Conscientiousness is a dimension of the human psyche which emphasizes the need to be disciplined and goal-oriented. Individuals who have a high level of conscientiousness are usually very duty-bound and organized. Openness to experience is a personality trait which influences the extent to which an individual is open towards new and abstract concepts and thoughts. Individuals who are well-endowed with this trait are very creative and outstanding in problem-solving due to the ability to expand their horizons. Extraversion is an inclination to socialize and interact.
People who posses a high level of extraversion are out-spoken and tend to easily mingle with new people. Agreeableness is a quality of being accommodative of other peoples actions and opinions. People who posses this quality are cooperative and work extremely well in groups. Neuroticism is a tendency to frequently and suddenly experience negative emotions such as depression, anger, anxiety or fear (University of Wisconsin). Neurotic individuals exhibit unpredictable behavior and mood swings due to the inability to keep their emotions under check.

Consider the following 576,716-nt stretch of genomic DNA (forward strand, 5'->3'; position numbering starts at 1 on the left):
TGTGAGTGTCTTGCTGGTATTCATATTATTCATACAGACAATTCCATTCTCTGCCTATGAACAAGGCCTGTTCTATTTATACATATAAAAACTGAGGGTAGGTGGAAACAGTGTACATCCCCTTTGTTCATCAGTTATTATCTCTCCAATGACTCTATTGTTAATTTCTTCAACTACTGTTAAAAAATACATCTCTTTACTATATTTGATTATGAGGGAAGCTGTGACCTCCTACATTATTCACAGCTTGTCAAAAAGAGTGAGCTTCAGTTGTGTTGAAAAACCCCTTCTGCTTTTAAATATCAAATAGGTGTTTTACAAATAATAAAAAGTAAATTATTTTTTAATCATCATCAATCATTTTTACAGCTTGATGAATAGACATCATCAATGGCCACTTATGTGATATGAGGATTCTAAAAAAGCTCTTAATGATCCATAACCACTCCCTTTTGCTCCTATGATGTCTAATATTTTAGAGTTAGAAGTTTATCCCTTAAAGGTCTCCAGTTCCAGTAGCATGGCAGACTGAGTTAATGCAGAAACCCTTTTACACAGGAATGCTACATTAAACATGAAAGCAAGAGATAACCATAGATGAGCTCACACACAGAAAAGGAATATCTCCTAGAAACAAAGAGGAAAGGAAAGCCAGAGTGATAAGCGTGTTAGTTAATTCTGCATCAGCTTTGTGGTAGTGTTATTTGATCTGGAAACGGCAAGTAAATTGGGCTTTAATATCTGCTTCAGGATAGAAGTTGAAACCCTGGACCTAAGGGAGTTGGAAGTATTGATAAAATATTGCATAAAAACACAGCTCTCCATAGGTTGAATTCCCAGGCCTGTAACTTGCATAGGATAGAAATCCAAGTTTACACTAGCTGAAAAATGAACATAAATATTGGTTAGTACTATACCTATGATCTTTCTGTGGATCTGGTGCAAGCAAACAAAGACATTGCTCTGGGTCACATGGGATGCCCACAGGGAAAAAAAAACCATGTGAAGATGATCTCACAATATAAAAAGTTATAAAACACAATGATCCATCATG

Samanthas decent score in openness to experience signifies her willingness to experiment with new ideas. Her moderately high score in agreeableness implies that she is quite unbiased, fairly analytical and does not take things personally. Samanthas excellent score in conscientiousness suggests that she is a very dependable and self-motivated person who is capable of gaining the respect of her associates. Her outstanding scores in extraversion vouch for her dynamic personality and indicate that she is free of inhibitions.
She also has low neurotic scores, which implies that she is a calm and composed person. All these are indispensable qualities of a good leader and would certainly make Samantha an excellent manager. Reference: Tyler, G. and Newcombe, P. (2006). Relationship between work performance and personality traits in Hong Kong organizational settings. International Journal of Selection & Assessment, 14, 37-50. University of Wisconsin. (n. d. ). A Quick Overview of the Big Five Model of Personality. Retrieved 28 January, 2007 from http://www. uwmc. uwc. edu/psychology/big_five. htm